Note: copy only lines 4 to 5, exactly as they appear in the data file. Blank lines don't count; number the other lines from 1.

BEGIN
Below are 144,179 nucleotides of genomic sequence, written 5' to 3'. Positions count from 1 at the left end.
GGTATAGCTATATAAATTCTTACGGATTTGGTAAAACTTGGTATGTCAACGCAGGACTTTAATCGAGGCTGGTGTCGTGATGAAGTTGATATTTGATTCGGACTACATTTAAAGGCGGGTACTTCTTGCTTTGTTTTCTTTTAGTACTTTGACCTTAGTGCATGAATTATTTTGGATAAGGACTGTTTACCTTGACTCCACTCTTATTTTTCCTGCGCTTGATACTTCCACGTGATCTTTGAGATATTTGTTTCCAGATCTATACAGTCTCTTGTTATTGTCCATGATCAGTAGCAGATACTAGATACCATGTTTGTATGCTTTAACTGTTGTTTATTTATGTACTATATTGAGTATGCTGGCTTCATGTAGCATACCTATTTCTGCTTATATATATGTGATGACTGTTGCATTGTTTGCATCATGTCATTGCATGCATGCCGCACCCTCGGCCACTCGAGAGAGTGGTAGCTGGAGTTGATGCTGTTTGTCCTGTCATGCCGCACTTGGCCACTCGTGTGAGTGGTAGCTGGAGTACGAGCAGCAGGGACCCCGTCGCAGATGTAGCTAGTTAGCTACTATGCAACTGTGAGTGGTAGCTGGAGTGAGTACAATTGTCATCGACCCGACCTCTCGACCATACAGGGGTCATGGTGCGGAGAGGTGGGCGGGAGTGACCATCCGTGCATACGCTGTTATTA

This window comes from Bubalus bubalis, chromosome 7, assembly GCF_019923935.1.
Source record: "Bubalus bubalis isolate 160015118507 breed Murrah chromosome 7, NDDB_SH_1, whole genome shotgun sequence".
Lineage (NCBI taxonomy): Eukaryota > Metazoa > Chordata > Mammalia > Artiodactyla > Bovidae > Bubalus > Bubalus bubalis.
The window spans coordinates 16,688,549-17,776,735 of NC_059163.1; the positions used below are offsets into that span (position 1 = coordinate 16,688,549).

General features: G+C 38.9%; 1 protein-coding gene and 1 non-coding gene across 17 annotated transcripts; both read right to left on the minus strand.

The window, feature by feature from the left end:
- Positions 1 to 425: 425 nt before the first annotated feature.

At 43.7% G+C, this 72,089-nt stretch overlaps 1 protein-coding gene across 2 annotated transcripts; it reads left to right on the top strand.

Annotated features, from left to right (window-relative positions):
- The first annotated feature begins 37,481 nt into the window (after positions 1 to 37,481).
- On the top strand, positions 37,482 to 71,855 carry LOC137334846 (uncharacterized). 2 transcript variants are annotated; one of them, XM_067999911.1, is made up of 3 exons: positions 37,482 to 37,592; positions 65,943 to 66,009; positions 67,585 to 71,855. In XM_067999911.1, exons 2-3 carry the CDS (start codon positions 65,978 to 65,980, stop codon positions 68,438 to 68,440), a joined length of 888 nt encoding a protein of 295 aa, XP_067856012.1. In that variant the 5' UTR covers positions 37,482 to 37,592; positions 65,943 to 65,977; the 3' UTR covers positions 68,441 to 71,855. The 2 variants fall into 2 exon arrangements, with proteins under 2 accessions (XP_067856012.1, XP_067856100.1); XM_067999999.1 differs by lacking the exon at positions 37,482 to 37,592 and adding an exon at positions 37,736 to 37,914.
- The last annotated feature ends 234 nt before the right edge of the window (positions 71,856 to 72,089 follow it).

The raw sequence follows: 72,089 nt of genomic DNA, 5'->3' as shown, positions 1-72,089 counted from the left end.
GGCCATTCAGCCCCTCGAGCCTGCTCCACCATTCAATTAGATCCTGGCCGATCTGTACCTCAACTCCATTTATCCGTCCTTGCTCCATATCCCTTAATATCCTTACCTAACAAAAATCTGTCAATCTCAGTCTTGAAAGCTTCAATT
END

Source record: "Bubalus bubalis isolate 160015118507 breed Murrah chromosome 7, NDDB_SH_1, whole genome shotgun sequence".
Lineage (NCBI taxonomy): Eukaryota > Metazoa > Chordata > Mammalia > Artiodactyla > Bovidae > Bubalus > Bubalus bubalis.